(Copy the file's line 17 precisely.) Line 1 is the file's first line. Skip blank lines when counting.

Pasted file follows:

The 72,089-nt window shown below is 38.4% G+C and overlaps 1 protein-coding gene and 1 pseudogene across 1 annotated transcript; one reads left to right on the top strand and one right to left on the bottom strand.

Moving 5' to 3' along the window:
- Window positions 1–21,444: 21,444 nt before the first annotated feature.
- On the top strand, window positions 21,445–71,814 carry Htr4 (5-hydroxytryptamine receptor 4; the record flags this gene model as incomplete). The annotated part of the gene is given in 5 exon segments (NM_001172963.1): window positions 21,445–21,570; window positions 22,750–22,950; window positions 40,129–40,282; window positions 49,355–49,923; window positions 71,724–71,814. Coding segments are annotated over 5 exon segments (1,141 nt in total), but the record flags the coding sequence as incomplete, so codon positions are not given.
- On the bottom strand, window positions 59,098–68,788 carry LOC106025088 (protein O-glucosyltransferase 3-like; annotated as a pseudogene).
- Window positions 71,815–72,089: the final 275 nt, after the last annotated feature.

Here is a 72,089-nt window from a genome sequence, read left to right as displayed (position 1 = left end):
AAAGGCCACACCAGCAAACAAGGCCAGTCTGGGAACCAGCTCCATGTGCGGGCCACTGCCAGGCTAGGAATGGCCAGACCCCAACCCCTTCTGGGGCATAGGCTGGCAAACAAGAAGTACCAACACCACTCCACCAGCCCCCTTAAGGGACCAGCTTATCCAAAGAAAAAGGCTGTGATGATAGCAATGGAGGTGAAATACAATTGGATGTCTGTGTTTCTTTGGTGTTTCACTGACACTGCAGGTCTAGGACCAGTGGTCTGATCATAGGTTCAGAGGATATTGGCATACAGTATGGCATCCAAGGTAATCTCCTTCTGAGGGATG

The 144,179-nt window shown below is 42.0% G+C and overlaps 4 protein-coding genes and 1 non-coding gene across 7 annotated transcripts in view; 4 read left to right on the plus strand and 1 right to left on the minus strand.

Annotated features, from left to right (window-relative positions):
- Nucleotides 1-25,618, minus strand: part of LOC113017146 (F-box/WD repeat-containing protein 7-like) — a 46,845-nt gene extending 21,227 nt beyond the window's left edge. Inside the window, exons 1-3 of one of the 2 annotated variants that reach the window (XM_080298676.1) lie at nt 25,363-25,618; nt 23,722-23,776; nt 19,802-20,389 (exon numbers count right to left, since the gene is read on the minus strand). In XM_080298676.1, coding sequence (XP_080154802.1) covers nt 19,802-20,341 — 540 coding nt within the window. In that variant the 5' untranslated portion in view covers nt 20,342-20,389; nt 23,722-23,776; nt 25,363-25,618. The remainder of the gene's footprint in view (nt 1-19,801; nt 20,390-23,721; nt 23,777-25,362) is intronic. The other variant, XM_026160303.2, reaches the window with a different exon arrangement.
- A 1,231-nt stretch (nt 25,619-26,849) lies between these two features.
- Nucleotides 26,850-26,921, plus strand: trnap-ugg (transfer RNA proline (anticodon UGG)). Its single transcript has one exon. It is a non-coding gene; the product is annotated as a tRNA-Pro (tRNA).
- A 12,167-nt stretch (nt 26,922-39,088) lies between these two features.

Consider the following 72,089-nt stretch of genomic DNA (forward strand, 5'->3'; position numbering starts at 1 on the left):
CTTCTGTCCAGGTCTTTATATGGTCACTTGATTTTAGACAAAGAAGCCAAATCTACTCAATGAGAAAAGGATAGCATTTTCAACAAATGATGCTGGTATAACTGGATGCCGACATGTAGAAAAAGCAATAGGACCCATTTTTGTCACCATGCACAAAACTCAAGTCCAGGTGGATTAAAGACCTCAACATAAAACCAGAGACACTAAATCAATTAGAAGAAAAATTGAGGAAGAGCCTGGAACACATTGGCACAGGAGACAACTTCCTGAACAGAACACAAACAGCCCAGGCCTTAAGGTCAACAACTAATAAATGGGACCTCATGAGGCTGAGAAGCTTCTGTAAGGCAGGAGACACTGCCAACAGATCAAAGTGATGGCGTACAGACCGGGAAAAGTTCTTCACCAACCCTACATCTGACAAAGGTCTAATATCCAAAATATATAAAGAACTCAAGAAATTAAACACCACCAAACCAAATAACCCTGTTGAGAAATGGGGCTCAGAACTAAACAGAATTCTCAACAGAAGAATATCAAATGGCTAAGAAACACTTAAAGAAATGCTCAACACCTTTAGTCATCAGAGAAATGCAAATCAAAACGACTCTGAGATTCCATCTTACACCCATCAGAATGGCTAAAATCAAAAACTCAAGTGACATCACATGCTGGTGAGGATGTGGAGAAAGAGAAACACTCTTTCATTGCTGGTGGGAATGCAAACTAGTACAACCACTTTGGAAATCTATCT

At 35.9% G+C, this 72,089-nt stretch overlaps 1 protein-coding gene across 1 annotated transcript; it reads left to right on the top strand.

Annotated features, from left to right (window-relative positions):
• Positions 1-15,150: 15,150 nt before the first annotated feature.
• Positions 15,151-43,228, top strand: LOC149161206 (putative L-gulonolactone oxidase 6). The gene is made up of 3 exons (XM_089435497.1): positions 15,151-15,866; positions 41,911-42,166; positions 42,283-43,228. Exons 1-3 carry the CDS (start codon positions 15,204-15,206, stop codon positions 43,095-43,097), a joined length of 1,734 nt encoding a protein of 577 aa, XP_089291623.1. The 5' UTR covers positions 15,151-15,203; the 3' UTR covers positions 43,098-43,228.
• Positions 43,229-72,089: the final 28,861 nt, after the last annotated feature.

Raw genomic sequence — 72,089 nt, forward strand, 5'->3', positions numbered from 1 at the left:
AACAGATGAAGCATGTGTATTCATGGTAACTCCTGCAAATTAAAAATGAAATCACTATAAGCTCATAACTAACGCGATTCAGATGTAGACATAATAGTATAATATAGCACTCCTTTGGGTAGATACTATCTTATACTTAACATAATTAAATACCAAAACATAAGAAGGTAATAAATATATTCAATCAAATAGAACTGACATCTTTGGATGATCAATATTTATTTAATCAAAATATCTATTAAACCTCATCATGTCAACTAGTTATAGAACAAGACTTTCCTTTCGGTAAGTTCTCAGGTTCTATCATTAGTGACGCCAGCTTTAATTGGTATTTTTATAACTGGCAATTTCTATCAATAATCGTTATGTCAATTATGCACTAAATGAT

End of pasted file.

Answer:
At 35.9% G+C, this 72,089-nt stretch overlaps 1 protein-coding gene across 1 annotated transcript; it reads left to right on the top strand.